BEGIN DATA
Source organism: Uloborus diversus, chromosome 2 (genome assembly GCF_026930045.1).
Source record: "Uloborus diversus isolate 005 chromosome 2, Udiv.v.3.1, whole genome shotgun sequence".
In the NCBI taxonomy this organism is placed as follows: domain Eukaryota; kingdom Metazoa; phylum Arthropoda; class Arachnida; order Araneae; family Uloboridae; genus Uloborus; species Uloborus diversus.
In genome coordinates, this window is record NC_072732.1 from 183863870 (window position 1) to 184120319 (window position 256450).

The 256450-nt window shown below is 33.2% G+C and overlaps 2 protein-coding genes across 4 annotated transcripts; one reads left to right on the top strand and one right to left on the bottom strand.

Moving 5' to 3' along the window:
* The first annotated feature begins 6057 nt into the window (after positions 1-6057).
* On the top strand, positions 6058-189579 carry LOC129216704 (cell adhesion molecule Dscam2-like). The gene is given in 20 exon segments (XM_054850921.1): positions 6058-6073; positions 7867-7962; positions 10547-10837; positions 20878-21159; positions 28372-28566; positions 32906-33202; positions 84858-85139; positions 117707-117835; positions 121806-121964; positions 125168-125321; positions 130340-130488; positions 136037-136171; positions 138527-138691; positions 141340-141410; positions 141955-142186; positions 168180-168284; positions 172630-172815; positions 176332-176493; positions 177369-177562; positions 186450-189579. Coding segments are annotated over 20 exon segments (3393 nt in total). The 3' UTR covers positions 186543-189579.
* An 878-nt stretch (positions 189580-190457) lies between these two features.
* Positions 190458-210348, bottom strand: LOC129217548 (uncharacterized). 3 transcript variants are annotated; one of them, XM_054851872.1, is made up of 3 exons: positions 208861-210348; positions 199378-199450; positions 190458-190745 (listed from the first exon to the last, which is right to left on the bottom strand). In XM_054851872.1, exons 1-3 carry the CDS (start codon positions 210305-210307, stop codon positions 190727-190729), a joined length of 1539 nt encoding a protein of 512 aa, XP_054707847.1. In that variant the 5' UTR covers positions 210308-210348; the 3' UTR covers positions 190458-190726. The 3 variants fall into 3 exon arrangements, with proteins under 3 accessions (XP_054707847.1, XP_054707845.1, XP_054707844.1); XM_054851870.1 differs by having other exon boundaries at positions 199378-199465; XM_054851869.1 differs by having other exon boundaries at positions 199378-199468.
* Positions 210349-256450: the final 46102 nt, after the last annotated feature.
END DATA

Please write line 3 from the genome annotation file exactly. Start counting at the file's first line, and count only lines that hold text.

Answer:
In the NCBI taxonomy this organism is placed as follows: domain Eukaryota; kingdom Metazoa; phylum Arthropoda; class Arachnida; order Araneae; family Uloboridae; genus Uloborus; species Uloborus diversus.